Unfortunately, I can't disagree with anything you wrote. It is important that they get this right for so many reasons,…
My calendar made me smile today with an appointment reminder that had 2020 been a normal year, I would be in Las Vegas attending HIMSS21 and drinking martinis with all of my healthcare IT friends. Alas, it was not meant to be. Instead, I’m ever-present in my home office digesting a constant stream of email, press releases, and journal articles.
The theme of the week seems to be telehealth, with different companies in the news. MDLive, which was thought to be setting up for an IPO, was instead acquired by Cigna’s Evernorth subsidiary. At the same time, Mercy and Humana teamed up to expand access to telehealth services for Humana Medicare Advantage members. The latter agreement is particularly interesting because it specifically called out a value-based care component of the relationship. Once the US healthcare system begins to fully process the burden of COVID-related care, I suspect there will be a greater drive towards value-based care.
Due to the fragmented testing strategies across the country, many patients are receiving high-cost testing at urgent care centers that require a physician visit to justify the testing. A better strategy would have been to enable public health-based testing, where patients could have been tested under standing orders from local public health authorities, reducing the overall burden on the system. The nation has been walking a tightrope, balancing the need to ensure access to testing with the potential for out-of-control testing costs.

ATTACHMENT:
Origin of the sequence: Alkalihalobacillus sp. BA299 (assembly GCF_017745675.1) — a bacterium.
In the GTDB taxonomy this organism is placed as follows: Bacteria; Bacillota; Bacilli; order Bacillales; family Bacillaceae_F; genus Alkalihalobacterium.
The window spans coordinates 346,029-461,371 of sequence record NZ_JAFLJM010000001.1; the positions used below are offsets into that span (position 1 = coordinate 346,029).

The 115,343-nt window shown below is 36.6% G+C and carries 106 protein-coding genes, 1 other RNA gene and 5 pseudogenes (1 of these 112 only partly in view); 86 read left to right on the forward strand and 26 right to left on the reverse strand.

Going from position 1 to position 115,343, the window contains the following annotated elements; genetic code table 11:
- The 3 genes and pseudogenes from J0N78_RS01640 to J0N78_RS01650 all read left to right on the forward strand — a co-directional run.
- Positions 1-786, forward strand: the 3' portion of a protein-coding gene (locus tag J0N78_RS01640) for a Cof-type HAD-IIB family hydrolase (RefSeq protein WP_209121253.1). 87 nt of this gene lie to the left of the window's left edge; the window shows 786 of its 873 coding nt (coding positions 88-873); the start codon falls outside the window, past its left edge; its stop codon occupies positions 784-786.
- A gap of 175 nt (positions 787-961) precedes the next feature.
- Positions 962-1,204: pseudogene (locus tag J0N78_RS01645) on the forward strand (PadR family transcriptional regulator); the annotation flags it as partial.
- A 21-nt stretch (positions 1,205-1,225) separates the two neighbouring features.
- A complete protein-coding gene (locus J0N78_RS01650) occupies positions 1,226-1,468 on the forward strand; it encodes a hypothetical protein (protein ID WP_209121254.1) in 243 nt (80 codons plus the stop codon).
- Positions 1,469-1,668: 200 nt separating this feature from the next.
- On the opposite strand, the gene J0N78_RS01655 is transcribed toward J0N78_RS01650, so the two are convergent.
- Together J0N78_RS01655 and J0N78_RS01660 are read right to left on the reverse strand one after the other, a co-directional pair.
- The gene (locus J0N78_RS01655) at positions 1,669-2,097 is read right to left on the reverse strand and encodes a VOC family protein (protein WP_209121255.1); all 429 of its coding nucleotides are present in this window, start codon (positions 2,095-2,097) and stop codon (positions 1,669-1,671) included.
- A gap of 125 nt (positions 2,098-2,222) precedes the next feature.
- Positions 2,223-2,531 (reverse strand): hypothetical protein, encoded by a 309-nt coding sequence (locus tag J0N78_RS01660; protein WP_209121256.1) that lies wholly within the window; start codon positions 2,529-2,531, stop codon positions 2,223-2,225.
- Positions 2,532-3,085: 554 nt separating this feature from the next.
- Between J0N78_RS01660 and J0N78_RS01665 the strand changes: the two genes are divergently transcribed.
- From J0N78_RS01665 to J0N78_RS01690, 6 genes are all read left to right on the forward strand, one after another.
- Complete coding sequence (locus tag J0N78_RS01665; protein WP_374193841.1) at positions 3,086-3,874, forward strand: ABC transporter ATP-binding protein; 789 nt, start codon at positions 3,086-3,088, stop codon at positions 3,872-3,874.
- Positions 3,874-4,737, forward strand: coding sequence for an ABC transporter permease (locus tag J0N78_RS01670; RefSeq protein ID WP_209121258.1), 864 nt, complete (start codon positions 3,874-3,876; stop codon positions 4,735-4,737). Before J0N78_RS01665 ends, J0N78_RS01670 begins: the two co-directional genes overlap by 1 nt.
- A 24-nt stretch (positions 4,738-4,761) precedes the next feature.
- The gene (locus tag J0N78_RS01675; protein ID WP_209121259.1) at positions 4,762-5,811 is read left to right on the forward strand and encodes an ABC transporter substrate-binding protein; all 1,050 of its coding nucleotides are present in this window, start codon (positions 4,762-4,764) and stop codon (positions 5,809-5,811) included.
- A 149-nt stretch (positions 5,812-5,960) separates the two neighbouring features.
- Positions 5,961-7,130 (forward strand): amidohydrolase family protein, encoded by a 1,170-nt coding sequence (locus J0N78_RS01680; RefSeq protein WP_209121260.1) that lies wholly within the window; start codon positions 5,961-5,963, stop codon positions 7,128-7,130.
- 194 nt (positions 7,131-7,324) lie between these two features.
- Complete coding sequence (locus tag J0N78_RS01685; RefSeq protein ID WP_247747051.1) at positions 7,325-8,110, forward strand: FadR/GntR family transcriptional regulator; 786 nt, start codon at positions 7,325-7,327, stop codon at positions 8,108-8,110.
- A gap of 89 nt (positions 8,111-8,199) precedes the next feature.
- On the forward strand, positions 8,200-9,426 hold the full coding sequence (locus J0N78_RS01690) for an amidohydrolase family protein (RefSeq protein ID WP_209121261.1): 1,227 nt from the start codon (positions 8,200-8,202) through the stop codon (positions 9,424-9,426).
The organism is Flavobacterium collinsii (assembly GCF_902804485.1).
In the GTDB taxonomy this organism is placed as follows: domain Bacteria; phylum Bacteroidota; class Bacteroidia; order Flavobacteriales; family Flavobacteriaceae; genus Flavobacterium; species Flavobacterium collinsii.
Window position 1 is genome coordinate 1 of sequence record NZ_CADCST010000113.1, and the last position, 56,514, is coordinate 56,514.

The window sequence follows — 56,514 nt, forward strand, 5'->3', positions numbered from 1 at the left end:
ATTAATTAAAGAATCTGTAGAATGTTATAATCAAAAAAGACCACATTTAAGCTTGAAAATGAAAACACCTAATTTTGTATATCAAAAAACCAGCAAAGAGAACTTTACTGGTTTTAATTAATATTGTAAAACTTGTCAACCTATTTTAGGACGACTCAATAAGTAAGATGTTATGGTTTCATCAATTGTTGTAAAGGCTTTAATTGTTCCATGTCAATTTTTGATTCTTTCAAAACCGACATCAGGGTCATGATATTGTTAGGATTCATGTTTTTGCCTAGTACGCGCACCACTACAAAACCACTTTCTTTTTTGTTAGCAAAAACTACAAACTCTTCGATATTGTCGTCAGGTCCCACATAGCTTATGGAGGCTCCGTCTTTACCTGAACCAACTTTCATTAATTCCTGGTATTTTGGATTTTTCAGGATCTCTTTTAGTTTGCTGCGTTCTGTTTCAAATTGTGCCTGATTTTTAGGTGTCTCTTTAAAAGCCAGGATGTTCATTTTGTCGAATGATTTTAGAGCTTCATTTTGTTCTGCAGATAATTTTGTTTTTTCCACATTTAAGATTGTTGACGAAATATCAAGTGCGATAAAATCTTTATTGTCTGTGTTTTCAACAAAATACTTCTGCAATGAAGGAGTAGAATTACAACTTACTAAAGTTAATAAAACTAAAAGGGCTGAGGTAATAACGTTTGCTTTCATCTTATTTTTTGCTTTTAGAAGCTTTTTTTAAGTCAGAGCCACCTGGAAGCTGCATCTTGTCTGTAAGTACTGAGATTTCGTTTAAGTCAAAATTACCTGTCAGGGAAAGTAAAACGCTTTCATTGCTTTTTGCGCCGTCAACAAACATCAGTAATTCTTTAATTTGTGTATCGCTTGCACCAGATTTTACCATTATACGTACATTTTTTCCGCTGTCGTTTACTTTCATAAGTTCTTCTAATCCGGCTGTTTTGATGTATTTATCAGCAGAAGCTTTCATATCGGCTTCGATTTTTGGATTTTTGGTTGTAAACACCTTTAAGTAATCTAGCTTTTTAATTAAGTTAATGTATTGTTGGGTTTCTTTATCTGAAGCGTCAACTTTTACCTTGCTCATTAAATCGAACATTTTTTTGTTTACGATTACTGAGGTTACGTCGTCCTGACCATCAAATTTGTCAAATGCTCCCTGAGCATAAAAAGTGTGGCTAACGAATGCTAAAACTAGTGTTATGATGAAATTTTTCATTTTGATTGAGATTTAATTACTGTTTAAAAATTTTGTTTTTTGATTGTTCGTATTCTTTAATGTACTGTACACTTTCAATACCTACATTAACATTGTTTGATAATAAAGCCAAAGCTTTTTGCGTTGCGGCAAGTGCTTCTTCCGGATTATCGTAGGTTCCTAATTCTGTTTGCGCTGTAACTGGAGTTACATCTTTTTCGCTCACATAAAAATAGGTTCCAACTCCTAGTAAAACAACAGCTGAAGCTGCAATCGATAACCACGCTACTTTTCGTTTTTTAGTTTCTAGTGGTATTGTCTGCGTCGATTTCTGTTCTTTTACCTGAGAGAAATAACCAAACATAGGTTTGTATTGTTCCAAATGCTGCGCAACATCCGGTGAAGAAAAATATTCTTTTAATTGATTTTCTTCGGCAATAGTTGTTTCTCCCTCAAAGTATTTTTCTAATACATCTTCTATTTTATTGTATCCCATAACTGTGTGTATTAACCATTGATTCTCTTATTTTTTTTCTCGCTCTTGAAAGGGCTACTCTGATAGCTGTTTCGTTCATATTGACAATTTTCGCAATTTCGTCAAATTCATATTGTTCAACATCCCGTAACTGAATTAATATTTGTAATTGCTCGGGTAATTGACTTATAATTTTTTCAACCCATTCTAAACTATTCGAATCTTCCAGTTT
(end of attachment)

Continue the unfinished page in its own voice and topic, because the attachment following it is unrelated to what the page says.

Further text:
I see this in my urgent care practice, which is one of the organizations requiring a provider visit prior to testing. Patients are seen and examined, then the most appropriate test is determined, ordered, and obtained. Over the last few weeks, we’ve seen a shift in testing behavior. Previously, the majority of our tests were done on symptomatic or exposed patients, with rare testing for travel. Now we’re seeing a boom in pre-travel testing, and doing that kind of testing in an urgent care setting is a significant waste of resources. We are also seeing people just coming in to be tested weekly because they can, and because they don’t have any financial skin in the game. They’re going about their lives unmasked and practicing unsafe behaviors and the rest of us are picking up the tab.
Out of necessity, we don’t want to create barriers to testing, and as a physician, I totally get that. Recent executive orders and subsequent guidance from federal agencies make it clear that patients must be tested with no cost sharing or utilization management oversight. As someone watching the costs mount, especially in states that didn’t bother to prioritize low-cost testing options, it’s anxiety-provoking.